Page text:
esm222_04_5_equil

esm222_04_5_equil - ESM 222 Pollutant-Water Equilibrium...

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1 © Arturo A. Keller ESM 222 Equilibrium Distribution of Pollutants in the Environment 2 © Arturo A. Keller Pollutant-Water Equilibrium ± Solubility in Water ± Non-ionic compounds ± organic compounds except acids, bases and some alcohols and aldehydes ± most gases ± Ionic compounds ± acids and bases ± many inorganic compounds 3 © Arturo A. Keller Pollutant-Water Equilibrium ± Non-ionic compounds ± Aqueous solubility is usually available in handbooks ± Older handbooks may indicate “ND” = non-detectable, when in fact they are slightly soluble and toxic even at that low level (e.g. alkylates, PCBs, pesticides) 4 © Arturo A. Keller Pollutant-Water Equilibrium from Schwarzenbach et al., 1993 5 © Arturo A. Keller Pollutant-Water Equilibrium ± Effect of salts (Na + , K + ,Ca 2+ , Mg 2+ , Cl - , SO 4 2- , HCO 3 - ) ± a concern in saline environments (e.g. seawater, salt lakes, wetlands, brines) ± salts always decrease the aqueous solubility of nonpolar organics ± the “salting out” effect depends on the compound; in general the more soluble it is the more it is “salted out” (i.e. its solubility decreases more) 6 © Arturo A. Keller Pollutant-Water Equilibrium ± Calculation of mass of pollutant in solution is: M x,w = V w C sat x,w M x,w = mass of x in water (g) V w = volume of water (m 3 ) C sat x,w = solubility of x in water (g/m 3 )
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7 © Arturo A. Keller Pollutant-Water Equilibrium ± Effect of other organic compounds ± If the other organic compound is present in large amounts (> 10% by volume), then it is a cosolvent => large effect, increasing dissolution ± In very small amounts (< 0.1% by volume), it is a cosolute => no effect 8 © Arturo A. Keller Pollutant-Water Equilibrium from Schwarzenbach et al., 1993 9 © Arturo A. Keller Pollutant-Water Equilibrium ± Dissolution of mixtures ± gasoline, diesel, jet fuel, PCBs, gasoline with MTBE or EtOH ± the more soluble compounds (e.g. benzene) will dissolve first and may be cosolutes/cosolvents for others ± the remaining organic mixture has the heavier (MW) molecules 10 © Arturo A. Keller Pollutant-Air Equilibrium 11 © Arturo A. Keller Pollutant-Air Equilibrium ± If we keep an organic compound in a bottle, it is usually in the liquid or solid phases ± If we open the bottle, most organics will slowly evaporate completely into the available air volume ± The tendency to transfer to the gas phase is measured by the vapor pressure, P sat , which is typically measured in atmospheres (atm). 12 © Arturo A. Keller Pollutant-Air Equilibrium ± At the normal boiling or sublimation (evaporation from the solid to the gas phase) point of a compound P sat = 1 atm ± Below the boiling or sublimation point, we can find the molar (volume) fraction of the compound in the gas phase, y, from P sat : y = P sat / P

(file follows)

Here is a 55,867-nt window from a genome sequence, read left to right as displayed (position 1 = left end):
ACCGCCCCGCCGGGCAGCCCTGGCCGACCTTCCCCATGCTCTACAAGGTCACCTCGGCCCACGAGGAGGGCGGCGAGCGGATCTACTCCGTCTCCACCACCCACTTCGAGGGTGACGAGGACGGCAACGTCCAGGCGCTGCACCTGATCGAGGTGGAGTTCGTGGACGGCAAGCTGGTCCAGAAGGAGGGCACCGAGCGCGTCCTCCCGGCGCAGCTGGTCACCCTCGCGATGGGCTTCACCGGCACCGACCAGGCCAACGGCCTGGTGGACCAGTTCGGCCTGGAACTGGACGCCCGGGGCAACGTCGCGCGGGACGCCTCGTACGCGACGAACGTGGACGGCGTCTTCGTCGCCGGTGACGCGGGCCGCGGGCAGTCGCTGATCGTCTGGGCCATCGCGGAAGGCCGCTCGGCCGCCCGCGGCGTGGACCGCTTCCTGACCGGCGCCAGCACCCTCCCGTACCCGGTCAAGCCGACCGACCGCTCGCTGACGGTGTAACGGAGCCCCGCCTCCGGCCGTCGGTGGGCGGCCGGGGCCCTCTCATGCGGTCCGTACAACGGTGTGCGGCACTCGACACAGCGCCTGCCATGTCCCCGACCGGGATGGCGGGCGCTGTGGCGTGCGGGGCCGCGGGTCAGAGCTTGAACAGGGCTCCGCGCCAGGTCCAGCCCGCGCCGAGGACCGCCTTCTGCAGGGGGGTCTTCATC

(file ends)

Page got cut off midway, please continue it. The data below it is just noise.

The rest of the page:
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13 © Arturo A. Keller Pollutant-Air Equilibrium ± Consider only a fixed volume of air in contact with the organic phase ± for short term (not allowing transport) ± confined conditions (closed bottle, soil vapors) ± amount of organic in the air phase: Mass of pollutant in air at equilibrium (kg/m 3 ): M x,a = V a C sat x,a
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esm222_04_5_equil - ESM 222 Pollutant-Water Equilibrium...

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